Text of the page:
The Great Yardwork Debate: Who’s Responsible at a Home Rental?
There’s no question that homeowners are responsible for performing (or paying for) maintenance on their yards to keep them healthy and attractive—but what about landlords of rental homes? Unless you own a rental property where an HOA pays for yard care, you need to take care of the details of yardwork responsibilities before your tenants move in. If not, you could be dealing with a dead, ugly landscape in no time.
On the one hand, your tenant lives in the space, so just as they are responsible for keeping the property clean, you might expect them to be responsible for yard maintenance. However, tenants see the yard as requiring specialized care, like when they request repairs to the roof or plumbing. If you don’t establish ahead of time who will care for the yard, neither you or your tenant will act, and your yard will quickly descend into chaos. Here are a few smarter approaches to the yardwork debate, so you and your tenants enjoy a healthy lawn.
Table of Contents:
1. Self-Service Yard Care
This agreement states that the tenant is fully responsible for all aspects of yard care. That means tenants will need to properly care for the lawn and trees, take care of any weeds and perhaps even perform pest control if pests are affecting the yard’s health. You can either provide necessary yard care tools to your tenants (like a lawn mower and clippers stored in a backyard shed), or you can demand that tenants provide their own yard care tools. This latter option might require you to drop rent prices because it’s unlikely that many renters are willing or able to purchase major yard care equipment.
Self-service yard care clauses are rare. This means that if you include a self-service yard care clause in the rental agreement, it’s imperative that you point this out to tenants, so they are aware of their responsibilities. Even after doing this, you might end up with an overgrown or dead yard, but thanks to your written clause, you can seek penalties from your tenants for their negligence.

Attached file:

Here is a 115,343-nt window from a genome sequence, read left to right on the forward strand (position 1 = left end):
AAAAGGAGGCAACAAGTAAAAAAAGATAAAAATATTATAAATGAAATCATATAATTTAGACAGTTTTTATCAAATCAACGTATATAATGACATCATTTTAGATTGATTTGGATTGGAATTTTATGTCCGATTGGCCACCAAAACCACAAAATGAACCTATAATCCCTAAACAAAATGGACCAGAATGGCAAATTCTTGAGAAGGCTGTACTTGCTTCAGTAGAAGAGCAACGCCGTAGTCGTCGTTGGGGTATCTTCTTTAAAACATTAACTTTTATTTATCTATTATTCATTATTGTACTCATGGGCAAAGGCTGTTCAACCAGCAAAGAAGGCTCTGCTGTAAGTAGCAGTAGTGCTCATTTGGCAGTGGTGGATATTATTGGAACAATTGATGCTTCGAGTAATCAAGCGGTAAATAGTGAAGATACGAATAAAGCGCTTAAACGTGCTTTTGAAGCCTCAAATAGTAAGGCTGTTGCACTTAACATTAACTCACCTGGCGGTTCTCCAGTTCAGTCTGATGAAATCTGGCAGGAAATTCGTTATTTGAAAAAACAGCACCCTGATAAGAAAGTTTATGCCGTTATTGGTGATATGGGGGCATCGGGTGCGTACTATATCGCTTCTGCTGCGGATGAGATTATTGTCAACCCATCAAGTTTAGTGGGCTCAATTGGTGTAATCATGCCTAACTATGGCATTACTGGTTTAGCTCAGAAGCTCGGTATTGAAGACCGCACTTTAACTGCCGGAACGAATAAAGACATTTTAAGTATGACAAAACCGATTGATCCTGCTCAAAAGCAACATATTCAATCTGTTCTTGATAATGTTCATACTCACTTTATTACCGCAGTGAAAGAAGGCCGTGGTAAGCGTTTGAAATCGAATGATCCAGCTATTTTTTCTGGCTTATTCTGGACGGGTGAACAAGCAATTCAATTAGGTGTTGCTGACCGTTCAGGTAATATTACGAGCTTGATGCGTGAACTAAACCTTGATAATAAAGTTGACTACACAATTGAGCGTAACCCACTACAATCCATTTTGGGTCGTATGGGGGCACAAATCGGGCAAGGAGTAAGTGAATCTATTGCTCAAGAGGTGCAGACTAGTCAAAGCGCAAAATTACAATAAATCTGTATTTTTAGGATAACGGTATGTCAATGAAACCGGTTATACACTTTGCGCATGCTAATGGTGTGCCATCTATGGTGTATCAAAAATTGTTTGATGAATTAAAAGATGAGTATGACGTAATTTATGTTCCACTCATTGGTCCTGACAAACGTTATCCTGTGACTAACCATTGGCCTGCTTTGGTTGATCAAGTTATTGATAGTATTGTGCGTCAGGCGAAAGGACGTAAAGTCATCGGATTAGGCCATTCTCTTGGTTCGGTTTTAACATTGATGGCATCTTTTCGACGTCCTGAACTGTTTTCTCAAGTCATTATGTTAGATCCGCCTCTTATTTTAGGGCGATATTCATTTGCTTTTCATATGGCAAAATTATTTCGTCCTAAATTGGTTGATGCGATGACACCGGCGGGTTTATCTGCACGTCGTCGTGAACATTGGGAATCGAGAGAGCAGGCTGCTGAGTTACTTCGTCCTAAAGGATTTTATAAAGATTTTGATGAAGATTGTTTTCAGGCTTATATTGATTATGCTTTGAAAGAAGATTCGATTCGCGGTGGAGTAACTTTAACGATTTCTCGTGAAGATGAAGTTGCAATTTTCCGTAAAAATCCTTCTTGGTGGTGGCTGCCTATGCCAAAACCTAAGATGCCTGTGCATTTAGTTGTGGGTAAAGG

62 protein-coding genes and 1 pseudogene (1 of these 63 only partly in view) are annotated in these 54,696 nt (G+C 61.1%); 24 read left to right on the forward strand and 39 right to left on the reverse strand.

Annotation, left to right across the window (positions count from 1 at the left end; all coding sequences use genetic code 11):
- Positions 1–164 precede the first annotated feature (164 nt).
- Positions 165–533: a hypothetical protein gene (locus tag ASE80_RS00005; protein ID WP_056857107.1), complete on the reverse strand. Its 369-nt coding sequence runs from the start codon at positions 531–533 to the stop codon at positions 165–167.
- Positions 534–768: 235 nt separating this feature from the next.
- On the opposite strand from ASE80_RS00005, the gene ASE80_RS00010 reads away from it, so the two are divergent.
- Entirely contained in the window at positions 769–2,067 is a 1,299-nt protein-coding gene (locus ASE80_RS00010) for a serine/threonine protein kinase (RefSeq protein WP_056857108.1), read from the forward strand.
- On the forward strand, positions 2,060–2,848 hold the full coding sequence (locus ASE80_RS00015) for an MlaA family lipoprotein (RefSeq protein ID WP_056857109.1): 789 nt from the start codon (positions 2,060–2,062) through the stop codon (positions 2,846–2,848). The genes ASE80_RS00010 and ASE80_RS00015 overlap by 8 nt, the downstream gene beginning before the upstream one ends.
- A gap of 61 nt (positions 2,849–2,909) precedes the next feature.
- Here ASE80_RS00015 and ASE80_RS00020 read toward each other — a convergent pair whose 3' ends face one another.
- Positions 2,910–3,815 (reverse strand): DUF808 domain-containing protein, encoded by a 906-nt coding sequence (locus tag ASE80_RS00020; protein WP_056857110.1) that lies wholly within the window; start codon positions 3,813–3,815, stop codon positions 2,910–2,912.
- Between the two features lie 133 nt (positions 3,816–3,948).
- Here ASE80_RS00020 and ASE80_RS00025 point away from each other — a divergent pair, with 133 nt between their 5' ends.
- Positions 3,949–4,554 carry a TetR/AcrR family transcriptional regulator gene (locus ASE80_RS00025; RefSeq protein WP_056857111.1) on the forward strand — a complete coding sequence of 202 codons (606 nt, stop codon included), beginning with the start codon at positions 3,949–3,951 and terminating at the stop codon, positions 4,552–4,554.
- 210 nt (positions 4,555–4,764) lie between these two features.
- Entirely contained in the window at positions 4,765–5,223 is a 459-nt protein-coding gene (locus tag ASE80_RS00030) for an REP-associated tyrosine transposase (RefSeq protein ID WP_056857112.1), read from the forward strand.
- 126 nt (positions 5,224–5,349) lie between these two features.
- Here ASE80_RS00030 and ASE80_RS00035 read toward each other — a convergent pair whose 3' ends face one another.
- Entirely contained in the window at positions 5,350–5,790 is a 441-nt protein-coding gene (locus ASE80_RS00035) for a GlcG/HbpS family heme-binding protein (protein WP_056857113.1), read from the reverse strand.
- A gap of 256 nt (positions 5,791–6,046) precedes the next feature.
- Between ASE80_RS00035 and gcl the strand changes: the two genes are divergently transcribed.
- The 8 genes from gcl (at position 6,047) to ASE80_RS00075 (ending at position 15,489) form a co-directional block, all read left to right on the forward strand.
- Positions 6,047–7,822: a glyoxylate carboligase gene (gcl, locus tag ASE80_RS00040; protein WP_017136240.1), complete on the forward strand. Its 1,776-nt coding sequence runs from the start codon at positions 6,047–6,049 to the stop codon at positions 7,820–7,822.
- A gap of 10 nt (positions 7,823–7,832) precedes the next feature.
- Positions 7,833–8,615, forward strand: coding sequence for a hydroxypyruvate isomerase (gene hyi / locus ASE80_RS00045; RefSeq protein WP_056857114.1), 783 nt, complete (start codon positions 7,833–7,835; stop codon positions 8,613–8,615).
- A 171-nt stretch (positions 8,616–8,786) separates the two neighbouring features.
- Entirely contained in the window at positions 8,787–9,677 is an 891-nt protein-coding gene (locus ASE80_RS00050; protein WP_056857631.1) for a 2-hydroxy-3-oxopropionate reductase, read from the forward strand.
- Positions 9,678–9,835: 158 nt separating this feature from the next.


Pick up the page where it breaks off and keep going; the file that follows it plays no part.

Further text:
Then again, you might also be fined by your municipality if your city or neighborhood imposes standards for yard care. It is due to the risk involved that few landlords opt for self-service agreements; if you don’t want to endanger your rental property’s landscaping, you shouldn’t choose the self-service yard care option.
2. Full-Service Yard Care
A much safer choice—albeit a more expensive one—is to assume the responsibility of yard care yourself. A full-service lawn care agreement compels you to care for the yard, usually by hiring yard care professionals to visit on a regular schedule. The type and frequency of care will depend mainly on the rental property’s landscaping.
For example, one of my properties is surrounded entirely by grass, so I searched for a lawn service near me, took their advice for scheduling of services and that was that. However, if you have a number of large trees or fast-growing shrubs, or if your property is subject to flooding or seasonal snows, you might need a more complicated schedule of yard care.
Because more intricately landscaped yards require more intensive yard care services, some landlords endeavor to eliminate much of their landscaping to cut costs. Depending on how you execute it, this idea can have merits. For example, if your attempt to reduce yard care compels you to install native flora, you are helping the environment while reducing your yard-related costs.